On a Unix machine, use the first snippet to find your MAC address; on a Windows computer, use the second. Once found, enter the MAC address on your router, make sure you will allow this machine rather than deny it, and save the change.

ifconfig | grep ether | head -1 | awk -F " " '{print "MAC address: ",$2}'
ipconfig /all | findstr "Physical"

Repeat this process for each device you wish to allow on your network. Although not a 100% guarantee that a bad actor cannot get onto your network, they will at least have one more barrier in their way.

The Hard Fix: Changing Your Behavior #

You have locked down your browser, operating system, and network. These steps have made getting into your machine much harder, snooping on you almost impossible, and even gotten rid of those pesky ads and invasive trackers as an added bonus. Thanks to your efforts, though, the most promising attack vector has now become you. Humans almost always make for the best targets, and now that you have locked down most other avenues of approach, the hacker’s best chance of success lies in targeting you.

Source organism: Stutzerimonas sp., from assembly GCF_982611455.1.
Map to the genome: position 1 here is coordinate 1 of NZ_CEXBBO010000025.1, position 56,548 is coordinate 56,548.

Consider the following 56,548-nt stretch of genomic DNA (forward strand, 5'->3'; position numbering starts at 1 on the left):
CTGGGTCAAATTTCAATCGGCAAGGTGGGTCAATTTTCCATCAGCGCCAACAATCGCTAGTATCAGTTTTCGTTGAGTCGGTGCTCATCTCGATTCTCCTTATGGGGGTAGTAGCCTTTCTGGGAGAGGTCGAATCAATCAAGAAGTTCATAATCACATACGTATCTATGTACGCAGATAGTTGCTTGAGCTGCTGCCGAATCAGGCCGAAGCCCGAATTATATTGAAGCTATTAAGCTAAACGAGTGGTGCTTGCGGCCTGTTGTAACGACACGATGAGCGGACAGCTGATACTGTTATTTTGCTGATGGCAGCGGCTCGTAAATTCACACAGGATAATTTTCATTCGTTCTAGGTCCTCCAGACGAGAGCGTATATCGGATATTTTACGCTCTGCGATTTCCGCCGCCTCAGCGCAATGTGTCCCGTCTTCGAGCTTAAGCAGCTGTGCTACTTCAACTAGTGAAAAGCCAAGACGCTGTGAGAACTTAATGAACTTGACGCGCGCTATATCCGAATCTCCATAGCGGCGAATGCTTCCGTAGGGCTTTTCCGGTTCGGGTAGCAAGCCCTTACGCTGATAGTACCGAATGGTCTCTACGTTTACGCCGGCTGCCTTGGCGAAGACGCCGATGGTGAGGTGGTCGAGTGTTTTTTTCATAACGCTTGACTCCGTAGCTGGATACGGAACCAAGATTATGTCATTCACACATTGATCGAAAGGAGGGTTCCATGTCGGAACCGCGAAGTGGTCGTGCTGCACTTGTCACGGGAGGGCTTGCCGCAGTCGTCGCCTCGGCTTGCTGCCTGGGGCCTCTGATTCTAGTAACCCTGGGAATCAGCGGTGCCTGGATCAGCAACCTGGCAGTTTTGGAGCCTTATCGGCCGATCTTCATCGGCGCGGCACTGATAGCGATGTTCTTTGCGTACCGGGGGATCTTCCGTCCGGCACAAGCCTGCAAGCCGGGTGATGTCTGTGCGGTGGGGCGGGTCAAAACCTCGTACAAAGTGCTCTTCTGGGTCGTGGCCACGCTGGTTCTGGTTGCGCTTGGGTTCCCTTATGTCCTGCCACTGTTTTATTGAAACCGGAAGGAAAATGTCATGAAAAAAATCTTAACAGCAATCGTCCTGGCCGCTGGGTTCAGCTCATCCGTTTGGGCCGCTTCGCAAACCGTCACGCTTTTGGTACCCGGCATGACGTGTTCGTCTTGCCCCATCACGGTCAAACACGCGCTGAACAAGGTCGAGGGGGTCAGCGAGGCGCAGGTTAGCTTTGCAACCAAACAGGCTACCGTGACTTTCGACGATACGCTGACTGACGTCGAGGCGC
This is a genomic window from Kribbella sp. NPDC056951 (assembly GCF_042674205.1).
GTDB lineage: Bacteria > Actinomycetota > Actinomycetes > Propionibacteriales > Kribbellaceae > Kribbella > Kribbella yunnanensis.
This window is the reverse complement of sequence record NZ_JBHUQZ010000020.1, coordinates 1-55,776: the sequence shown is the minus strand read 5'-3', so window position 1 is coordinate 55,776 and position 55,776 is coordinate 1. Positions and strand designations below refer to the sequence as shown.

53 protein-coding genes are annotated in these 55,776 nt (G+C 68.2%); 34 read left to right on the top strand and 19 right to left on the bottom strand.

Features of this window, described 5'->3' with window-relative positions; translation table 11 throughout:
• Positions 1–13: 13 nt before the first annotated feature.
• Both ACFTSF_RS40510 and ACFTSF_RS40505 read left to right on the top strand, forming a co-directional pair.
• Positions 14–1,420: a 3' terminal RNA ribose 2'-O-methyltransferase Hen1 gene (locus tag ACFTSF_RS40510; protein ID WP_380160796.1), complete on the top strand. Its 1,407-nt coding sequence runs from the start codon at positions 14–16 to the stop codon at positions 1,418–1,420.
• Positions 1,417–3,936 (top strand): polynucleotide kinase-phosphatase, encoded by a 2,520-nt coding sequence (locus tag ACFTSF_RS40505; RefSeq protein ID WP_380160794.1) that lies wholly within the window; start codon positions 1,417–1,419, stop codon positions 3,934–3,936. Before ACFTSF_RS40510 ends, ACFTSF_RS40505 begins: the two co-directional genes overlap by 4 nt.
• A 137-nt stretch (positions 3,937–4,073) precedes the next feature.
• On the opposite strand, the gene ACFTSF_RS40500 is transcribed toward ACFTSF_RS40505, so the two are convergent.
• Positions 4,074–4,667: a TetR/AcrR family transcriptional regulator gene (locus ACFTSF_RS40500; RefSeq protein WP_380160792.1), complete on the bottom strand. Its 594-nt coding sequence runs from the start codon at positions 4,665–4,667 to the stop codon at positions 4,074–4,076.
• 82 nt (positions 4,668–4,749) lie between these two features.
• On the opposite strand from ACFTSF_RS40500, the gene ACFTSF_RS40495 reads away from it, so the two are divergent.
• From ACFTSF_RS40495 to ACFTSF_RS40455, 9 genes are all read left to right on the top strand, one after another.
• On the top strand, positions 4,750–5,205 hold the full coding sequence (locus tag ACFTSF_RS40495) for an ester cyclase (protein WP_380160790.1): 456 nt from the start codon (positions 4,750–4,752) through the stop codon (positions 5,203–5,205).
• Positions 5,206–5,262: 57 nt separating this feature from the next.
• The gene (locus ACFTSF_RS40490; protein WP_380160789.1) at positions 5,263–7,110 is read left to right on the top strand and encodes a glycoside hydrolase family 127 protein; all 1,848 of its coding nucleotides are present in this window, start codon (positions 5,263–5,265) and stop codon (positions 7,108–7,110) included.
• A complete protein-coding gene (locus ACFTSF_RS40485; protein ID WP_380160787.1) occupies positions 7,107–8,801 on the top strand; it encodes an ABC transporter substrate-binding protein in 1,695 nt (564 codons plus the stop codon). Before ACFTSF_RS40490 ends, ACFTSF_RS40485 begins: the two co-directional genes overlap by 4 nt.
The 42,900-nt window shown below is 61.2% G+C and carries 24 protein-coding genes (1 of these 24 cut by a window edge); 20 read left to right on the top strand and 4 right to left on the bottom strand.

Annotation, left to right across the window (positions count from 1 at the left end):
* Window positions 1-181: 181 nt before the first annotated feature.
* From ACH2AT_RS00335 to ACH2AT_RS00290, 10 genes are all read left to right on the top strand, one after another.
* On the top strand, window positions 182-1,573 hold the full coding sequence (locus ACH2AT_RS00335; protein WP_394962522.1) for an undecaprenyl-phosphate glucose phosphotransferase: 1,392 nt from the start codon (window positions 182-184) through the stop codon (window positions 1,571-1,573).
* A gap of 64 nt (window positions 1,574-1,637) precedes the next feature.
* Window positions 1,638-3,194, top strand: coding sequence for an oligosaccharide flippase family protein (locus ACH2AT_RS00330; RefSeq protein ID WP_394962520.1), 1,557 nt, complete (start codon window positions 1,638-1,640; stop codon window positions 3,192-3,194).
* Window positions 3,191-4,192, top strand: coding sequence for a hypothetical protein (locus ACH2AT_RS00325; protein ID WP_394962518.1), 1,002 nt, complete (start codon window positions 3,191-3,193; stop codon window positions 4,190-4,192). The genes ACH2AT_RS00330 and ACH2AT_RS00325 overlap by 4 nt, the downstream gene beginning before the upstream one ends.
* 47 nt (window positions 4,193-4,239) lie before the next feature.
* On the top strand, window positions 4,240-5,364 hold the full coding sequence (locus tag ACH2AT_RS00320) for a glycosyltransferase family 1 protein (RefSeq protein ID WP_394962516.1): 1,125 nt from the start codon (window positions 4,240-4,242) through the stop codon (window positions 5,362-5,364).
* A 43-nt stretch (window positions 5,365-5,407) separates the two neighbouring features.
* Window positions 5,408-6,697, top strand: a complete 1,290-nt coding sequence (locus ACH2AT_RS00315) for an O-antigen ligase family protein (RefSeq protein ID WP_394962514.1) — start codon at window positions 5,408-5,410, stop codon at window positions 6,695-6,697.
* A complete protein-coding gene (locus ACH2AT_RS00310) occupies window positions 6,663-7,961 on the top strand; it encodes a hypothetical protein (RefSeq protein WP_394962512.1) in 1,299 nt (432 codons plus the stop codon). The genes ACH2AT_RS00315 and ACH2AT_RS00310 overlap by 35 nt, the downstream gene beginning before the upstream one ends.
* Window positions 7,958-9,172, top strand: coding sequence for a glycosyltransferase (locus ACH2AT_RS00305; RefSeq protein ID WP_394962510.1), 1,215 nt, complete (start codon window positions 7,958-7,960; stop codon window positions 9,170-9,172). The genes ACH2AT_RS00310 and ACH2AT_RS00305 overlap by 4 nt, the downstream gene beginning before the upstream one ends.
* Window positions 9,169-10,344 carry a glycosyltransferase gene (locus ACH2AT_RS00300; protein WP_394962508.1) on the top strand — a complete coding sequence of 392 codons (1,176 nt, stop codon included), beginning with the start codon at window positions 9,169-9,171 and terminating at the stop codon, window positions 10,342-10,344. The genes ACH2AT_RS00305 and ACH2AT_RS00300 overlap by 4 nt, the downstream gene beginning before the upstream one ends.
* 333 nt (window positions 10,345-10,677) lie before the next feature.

Avoiding social engineering and phishing attacks, the type that target people to gain access to a system, comes down to three things: awareness, skepticism, and conduct. Learn how to spot ads in search results and sham websites trying to pass themselves off as legitimate ones. Distrust by default email attachments and anything that asks for personal information. Avoid installing anything you do not need, even if it comes from a trusted source: it would not take a lot of work for a smart hacker to hijack the Microsoft Office installer, for example, mid-download, and replace it with a version that infects your machine with a virus of some sort. This type of man in the middle attack happens all the time.

You may have had a tough time with some of the technical tasks here, but changing your behavior will take the most work. There exists a gulf in difficulty between a complicated task like locking down a router, and a hard one like learning situational awareness, training skepticism, and altering your conduct. Work at it, though, and you will deny bad actors one of the most successful attack vectors of all. Along with the technical changes I outlined in the earlier sections, these changes make you a much harder target.